Legislature Sends Bill Amending Not-For-Profit Corporation Law To Governor: Part VI, Miscellaneous Provisions, EPTL, and Conclusion

This is the sixth and final post in our series looking at the bill, passed by the New York State Assembly and Senate on June 16, 2016, to amend the Not-For-Profit Corporation Law (“NFPCL”) [updated: the bill was signed into law by Governor Cuomo on November 29, 2016, and has an effective date of May 27, 2017].  This post looks at the remaining provisions in the bill, which include both minor provisions and comparable clauses to those described in past posts to the Estates Powers and Trusts Law.

The provisions discussed in our previous posts are the most notable revisions to the NFPCL in the bill, and the bill devotes a full five sections to implementing the same changes in the equivalent provisions of the Estates, Powers, and Trusts Law, including the provisions defining key persons, governing related party transactions and the determination of whether a given transaction is “fair, reasonable, and in the trust’s best interest at the time,” and Board of Trustees role in administering and overseeing conflict of interest and whistleblower policy provisions.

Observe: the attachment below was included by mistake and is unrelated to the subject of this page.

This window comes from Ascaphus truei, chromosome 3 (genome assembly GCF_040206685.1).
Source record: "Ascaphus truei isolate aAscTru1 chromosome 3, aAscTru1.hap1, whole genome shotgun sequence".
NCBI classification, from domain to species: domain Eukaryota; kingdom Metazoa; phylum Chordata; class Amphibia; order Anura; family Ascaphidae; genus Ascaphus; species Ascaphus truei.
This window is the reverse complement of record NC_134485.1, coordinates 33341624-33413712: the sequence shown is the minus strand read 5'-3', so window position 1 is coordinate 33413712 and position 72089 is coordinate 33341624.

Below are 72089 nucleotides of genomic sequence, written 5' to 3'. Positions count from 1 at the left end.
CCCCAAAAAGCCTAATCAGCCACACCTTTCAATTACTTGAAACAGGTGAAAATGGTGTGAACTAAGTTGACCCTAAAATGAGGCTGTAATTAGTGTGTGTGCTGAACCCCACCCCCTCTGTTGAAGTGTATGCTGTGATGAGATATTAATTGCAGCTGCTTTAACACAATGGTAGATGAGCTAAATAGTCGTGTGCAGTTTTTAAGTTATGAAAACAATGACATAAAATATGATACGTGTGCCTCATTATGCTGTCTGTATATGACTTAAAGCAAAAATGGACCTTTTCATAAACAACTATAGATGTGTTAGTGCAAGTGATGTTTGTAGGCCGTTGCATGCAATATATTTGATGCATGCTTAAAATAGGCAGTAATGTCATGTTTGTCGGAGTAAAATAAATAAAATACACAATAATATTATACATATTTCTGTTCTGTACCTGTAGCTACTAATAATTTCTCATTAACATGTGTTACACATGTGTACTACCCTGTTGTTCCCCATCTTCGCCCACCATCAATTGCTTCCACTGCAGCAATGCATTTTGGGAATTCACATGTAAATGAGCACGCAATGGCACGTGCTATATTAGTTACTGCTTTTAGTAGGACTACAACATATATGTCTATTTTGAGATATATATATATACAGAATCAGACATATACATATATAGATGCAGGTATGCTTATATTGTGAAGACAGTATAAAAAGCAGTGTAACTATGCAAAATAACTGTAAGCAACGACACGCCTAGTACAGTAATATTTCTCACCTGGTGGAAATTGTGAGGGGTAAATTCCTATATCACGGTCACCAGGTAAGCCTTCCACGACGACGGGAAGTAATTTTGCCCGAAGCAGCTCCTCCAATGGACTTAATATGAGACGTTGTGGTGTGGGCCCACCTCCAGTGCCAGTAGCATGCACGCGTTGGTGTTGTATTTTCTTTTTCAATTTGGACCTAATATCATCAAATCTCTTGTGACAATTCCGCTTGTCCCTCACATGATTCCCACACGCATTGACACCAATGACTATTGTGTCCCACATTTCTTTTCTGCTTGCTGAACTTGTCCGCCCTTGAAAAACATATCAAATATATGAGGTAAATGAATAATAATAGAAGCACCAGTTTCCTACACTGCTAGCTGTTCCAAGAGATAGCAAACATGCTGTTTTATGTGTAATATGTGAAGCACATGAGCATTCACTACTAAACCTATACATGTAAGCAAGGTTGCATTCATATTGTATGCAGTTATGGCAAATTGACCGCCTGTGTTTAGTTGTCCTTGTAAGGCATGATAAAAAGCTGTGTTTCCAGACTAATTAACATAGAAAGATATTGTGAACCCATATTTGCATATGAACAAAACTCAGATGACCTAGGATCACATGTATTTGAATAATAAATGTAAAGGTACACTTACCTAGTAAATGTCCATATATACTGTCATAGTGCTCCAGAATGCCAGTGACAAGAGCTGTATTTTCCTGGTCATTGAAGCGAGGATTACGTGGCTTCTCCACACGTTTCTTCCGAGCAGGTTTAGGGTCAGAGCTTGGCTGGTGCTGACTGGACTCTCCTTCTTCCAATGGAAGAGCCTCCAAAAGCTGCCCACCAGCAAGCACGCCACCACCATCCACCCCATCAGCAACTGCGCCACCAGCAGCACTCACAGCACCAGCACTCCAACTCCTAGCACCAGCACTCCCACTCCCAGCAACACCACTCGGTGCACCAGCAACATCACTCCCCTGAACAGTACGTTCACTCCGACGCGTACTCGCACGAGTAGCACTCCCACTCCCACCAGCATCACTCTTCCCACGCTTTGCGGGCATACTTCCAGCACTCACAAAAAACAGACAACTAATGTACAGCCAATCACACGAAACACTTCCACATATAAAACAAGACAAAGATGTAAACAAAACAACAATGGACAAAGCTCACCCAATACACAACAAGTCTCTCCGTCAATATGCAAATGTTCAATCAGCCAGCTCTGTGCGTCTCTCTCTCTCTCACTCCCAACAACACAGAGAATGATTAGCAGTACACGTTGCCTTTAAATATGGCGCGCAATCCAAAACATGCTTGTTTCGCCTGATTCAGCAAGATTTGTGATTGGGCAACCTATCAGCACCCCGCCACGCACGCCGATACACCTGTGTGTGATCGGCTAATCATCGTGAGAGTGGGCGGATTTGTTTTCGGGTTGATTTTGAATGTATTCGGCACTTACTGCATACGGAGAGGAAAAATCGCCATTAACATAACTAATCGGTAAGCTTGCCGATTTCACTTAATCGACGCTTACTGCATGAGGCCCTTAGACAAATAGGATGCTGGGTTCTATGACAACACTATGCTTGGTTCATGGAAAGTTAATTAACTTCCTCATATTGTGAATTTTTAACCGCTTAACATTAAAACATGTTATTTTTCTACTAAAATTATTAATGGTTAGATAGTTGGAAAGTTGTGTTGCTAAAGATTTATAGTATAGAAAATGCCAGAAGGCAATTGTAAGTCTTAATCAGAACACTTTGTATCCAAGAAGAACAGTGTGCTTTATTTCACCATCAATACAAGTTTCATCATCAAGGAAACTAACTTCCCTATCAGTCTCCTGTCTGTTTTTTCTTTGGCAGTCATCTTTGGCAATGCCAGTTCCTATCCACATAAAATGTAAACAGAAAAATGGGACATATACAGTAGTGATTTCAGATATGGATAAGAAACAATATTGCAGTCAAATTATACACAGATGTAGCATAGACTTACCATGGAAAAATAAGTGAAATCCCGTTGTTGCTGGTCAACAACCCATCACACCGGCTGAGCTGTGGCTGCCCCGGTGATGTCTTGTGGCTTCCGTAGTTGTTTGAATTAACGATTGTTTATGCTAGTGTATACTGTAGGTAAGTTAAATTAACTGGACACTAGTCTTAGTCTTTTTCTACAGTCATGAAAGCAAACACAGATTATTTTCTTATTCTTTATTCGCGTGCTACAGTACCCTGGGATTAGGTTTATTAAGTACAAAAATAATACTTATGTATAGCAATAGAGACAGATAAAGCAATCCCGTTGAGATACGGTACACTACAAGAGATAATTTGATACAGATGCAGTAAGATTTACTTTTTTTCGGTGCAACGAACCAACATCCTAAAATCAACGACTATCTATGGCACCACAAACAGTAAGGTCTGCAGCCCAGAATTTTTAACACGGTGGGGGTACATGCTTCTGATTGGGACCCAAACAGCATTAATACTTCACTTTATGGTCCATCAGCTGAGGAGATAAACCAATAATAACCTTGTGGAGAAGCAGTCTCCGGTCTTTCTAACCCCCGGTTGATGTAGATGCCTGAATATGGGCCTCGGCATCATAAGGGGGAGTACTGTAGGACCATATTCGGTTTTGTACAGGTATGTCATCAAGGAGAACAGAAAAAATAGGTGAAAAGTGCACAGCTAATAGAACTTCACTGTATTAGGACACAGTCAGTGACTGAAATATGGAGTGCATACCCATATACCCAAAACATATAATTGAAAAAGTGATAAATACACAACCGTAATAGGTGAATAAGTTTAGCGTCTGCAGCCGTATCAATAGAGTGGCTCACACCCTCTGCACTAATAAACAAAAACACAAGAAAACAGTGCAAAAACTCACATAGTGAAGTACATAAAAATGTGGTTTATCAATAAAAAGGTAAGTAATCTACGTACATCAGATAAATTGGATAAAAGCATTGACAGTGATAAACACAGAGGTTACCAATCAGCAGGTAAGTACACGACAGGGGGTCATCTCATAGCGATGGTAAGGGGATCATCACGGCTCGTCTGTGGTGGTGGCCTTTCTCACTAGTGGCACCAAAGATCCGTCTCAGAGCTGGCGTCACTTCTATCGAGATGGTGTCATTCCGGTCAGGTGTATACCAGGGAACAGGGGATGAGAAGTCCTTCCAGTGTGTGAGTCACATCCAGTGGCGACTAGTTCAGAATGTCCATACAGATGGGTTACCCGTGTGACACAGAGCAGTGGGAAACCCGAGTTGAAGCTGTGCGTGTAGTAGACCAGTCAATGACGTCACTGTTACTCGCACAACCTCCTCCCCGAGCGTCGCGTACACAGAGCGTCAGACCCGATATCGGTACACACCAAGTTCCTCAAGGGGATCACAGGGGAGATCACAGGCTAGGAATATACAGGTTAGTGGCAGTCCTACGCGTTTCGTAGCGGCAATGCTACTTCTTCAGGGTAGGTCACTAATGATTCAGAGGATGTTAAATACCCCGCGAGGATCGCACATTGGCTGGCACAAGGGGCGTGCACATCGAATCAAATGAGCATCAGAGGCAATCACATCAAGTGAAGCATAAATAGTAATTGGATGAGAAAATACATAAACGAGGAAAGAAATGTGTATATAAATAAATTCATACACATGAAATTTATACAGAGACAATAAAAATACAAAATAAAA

There are also several sections whose changes solely reflect the shift from “key employee” to “key person.”  For example, the provision allowing service of process upon a “director, officer or key employee,” has been amended to ready “director, officer or key person.”  As ensuring this type of statutory uniformity is the extent of the changes to those provisions, they are not individually addressed.  

Finally, the bill’s last provision provides that the bill shall have an effective date of 180 days after passage into law [updated: in light of the date of passage, the law will now be effective May 27, 2017].  The sole exception to this is section six, relating to an employee serving as chairman of the Board.  This provision shares the effective date of the provision it is replacing, which is January 1, 2016.

We hope you found this series of posts informative. If you wish to read the full bill for yourself, the text of the bill is available here: http://legislation.nysenate.gov/pdf/bills/2015/S7913

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